Verena Laschinger highlights especially the transformational potential of produsage which is perhaps best encapsulated in Trendwatching.com's not entirely unproblematic concept of the new "Generation C," where "C" stands not least also for the impending "casual collapse" of established commercial models. But it is important here also to question the extent to which the so-called "digital natives" which are seen to constitute "Generation C" do indeed possess the systematic understanding of social media spaces which would be required to realise the potential of the new models; recent research into the capacities of younger users indicates that the abilities required to engage effectively and competently in produsage may be less evenly distributed than the digital native concept would appear to suggest.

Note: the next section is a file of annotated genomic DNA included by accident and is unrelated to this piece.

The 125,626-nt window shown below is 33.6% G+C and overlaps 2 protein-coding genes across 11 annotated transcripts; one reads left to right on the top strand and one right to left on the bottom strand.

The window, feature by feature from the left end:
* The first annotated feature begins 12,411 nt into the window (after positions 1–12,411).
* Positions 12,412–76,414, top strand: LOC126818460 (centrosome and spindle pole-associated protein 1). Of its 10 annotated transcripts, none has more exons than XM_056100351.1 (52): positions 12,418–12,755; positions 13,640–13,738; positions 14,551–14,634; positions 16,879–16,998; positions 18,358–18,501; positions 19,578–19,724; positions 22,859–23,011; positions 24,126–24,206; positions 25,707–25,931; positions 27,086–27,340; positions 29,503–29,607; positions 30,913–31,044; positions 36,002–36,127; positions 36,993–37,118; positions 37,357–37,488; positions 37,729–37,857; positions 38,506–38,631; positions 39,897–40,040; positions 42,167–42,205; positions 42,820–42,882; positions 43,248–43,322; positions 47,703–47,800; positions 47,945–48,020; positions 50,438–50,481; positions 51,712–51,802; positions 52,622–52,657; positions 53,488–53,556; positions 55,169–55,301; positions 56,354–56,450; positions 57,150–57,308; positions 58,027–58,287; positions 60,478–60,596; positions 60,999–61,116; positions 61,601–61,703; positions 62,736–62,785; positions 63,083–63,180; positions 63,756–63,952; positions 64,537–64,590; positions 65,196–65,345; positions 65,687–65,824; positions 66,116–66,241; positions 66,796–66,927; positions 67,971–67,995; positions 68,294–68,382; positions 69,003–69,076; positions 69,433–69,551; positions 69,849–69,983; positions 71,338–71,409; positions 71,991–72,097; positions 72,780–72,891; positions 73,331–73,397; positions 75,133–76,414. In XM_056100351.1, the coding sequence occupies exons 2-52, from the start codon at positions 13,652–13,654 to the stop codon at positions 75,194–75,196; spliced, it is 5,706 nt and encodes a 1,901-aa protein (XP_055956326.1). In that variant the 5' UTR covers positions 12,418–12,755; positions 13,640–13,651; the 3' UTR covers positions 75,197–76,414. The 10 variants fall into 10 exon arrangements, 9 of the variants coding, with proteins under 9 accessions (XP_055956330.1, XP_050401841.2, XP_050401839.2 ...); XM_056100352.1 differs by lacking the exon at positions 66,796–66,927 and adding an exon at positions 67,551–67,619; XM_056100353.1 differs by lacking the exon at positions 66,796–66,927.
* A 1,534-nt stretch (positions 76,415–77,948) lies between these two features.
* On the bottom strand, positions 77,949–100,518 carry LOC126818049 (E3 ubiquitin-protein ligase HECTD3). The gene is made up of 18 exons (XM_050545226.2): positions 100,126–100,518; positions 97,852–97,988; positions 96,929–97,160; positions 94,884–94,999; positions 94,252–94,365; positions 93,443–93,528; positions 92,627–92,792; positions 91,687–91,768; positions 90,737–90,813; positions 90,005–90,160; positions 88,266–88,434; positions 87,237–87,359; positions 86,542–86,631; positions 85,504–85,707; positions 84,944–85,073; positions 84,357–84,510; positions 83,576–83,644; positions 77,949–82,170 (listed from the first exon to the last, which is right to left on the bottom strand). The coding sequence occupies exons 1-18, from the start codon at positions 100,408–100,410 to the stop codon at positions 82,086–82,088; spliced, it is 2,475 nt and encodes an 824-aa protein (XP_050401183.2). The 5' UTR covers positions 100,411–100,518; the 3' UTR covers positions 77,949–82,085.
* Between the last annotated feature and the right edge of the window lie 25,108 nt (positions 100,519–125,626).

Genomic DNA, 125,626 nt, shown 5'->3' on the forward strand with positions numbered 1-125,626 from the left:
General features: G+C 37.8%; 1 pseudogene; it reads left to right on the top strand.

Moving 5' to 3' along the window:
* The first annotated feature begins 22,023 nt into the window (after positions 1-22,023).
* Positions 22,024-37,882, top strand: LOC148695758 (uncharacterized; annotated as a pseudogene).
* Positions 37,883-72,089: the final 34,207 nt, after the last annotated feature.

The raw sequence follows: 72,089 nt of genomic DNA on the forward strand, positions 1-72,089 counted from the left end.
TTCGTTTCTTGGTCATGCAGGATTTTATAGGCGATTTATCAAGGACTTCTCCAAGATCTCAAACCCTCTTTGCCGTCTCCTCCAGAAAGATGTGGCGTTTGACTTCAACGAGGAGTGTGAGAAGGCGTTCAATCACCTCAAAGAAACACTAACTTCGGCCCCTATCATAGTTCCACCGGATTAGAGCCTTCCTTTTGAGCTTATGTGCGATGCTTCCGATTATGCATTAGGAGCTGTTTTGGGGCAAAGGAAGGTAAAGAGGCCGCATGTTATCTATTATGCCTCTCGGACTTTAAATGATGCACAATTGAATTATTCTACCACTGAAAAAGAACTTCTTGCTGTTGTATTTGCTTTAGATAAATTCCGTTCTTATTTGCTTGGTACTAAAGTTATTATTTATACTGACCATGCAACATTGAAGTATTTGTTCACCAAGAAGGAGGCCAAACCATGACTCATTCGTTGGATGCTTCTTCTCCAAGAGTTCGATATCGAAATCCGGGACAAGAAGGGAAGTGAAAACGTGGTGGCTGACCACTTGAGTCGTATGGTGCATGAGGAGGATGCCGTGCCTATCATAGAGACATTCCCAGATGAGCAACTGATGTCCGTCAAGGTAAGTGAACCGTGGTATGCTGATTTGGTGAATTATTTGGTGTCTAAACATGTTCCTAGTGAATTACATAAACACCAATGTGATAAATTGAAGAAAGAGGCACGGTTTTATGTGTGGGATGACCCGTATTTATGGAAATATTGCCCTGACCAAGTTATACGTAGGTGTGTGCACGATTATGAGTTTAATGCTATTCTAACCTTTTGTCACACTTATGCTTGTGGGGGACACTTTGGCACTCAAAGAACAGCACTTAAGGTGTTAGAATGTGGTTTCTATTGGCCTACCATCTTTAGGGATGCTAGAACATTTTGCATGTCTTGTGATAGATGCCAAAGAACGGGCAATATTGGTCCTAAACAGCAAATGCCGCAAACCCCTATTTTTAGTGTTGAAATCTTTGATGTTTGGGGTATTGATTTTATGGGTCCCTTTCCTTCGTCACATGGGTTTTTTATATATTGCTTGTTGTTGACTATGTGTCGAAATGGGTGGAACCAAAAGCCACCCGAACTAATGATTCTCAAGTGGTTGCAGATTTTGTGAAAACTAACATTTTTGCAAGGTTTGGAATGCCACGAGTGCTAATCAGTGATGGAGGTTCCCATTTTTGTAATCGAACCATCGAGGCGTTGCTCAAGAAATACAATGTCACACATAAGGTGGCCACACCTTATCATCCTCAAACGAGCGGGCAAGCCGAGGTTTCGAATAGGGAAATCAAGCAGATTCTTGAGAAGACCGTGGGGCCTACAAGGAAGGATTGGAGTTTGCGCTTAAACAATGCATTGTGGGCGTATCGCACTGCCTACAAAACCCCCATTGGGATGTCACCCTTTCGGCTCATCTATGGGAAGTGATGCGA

And Alan Razee usefully connects the pragmatics of participation in produsage, which the book aims to outline, to relevant deeper philosophical frameworks for which there was no space in the book itself. I would thoroughly welcome an exploration of produsage and related concepts through the lens of Deleuze and Guattari or other applicable frameworks; this may also move us beyond some of the more limited current debates around user-led content creation as a mere mechanism for exploiting voluntary labour, which often remain mired in that very traditional model of producer/consumer relations which produsage as a concept is designed to overcome.